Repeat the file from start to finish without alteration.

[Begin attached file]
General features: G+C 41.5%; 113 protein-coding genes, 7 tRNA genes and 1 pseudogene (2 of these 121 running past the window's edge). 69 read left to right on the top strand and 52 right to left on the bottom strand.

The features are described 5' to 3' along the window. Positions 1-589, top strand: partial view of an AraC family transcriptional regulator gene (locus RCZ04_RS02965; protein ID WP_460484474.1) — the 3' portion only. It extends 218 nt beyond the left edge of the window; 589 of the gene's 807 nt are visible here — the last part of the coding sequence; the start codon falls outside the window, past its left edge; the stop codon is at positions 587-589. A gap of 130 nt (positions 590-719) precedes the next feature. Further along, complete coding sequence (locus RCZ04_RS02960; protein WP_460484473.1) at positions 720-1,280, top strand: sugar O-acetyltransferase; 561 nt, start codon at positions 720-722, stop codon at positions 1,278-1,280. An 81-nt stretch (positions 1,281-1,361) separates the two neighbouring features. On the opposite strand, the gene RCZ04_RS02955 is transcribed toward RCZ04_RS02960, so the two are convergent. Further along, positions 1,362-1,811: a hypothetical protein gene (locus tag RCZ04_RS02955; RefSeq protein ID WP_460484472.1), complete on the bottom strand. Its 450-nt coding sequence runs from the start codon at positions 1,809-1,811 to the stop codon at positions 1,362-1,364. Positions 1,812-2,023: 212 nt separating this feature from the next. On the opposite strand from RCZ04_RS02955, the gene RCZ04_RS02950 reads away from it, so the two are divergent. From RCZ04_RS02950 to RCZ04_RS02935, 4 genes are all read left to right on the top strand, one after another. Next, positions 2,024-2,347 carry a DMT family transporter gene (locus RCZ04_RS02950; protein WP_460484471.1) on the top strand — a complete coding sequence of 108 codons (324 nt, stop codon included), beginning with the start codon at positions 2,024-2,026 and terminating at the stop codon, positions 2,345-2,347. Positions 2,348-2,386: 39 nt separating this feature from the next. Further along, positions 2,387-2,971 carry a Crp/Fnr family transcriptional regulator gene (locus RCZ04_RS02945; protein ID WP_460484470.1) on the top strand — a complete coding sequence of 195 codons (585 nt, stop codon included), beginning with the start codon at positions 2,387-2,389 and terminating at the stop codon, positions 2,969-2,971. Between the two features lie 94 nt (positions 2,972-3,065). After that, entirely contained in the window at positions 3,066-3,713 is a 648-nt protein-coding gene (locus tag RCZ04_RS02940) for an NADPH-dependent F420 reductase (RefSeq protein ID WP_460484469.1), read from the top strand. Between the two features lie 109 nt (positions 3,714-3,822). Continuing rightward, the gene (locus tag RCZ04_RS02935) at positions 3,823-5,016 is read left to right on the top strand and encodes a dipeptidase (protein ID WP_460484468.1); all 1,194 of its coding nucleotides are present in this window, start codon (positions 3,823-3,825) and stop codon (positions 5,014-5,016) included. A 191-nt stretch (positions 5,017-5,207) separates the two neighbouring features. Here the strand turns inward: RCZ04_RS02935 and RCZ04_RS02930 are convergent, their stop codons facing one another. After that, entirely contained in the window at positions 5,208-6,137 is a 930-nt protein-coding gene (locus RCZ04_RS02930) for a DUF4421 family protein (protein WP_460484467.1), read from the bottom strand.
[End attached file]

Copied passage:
General features: G+C 41.5%; 113 protein-coding genes, 7 tRNA genes and 1 pseudogene (2 of these 121 running past the window's edge). 69 read left to right on the top strand and 52 right to left on the bottom strand.

The features are described 5' to 3' along the window. Positions 1-589, top strand: partial view of an AraC family transcriptional regulator gene (locus RCZ04_RS02965; protein ID WP_460484474.1) — the 3' portion only. It extends 218 nt beyond the left edge of the window; 589 of the gene's 807 nt are visible here — the last part of the coding sequence; the start codon falls outside the window, past its left edge; the stop codon is at positions 587-589. A gap of 130 nt (positions 590-719) precedes the next feature. Further along, complete coding sequence (locus RCZ04_RS02960; protein WP_460484473.1) at positions 720-1,280, top strand: sugar O-acetyltransferase; 561 nt, start codon at positions 720-722, stop codon at positions 1,278-1,280. An 81-nt stretch (positions 1,281-1,361) separates the two neighbouring features. On the opposite strand, the gene RCZ04_RS02955 is transcribed toward RCZ04_RS02960, so the two are convergent. Further along, positions 1,362-1,811: a hypothetical protein gene (locus tag RCZ04_RS02955; RefSeq protein ID WP_460484472.1), complete on the bottom strand. Its 450-nt coding sequence runs from the start codon at positions 1,809-1,811 to the stop codon at positions 1,362-1,364. Positions 1,812-2,023: 212 nt separating this feature from the next. On the opposite strand from RCZ04_RS02955, the gene RCZ04_RS02950 reads away from it, so the two are divergent. From RCZ04_RS02950 to RCZ04_RS02935, 4 genes are all read left to right on the top strand, one after another. Next, positions 2,024-2,347 carry a DMT family transporter gene (locus RCZ04_RS02950; protein WP_460484471.1) on the top strand — a complete coding sequence of 108 codons (324 nt, stop codon included), beginning with the start codon at positions 2,024-2,026 and terminating at the stop codon, positions 2,345-2,347. Positions 2,348-2,386: 39 nt separating this feature from the next. Further along, positions 2,387-2,971 carry a Crp/Fnr family transcriptional regulator gene (locus RCZ04_RS02945; protein ID WP_460484470.1) on the top strand — a complete coding sequence of 195 codons (585 nt, stop codon included), beginning with the start codon at positions 2,387-2,389 and terminating at the stop codon, positions 2,969-2,971. Between the two features lie 94 nt (positions 2,972-3,065). After that, entirely contained in the window at positions 3,066-3,713 is a 648-nt protein-coding gene (locus tag RCZ04_RS02940) for an NADPH-dependent F420 reductase (RefSeq protein ID WP_460484469.1), read from the top strand. Between the two features lie 109 nt (positions 3,714-3,822). Continuing rightward, the gene (locus tag RCZ04_RS02935) at positions 3,823-5,016 is read left to right on the top strand and encodes a dipeptidase (protein ID WP_460484468.1); all 1,194 of its coding nucleotides are present in this window, start codon (positions 3,823-3,825) and stop codon (positions 5,014-5,016) included. A 191-nt stretch (positions 5,017-5,207) separates the two neighbouring features. Here the strand turns inward: RCZ04_RS02935 and RCZ04_RS02930 are convergent, their stop codons facing one another. After that, entirely contained in the window at positions 5,208-6,137 is a 930-nt protein-coding gene (locus RCZ04_RS02930) for a DUF4421 family protein (protein WP_460484467.1), read from the bottom strand.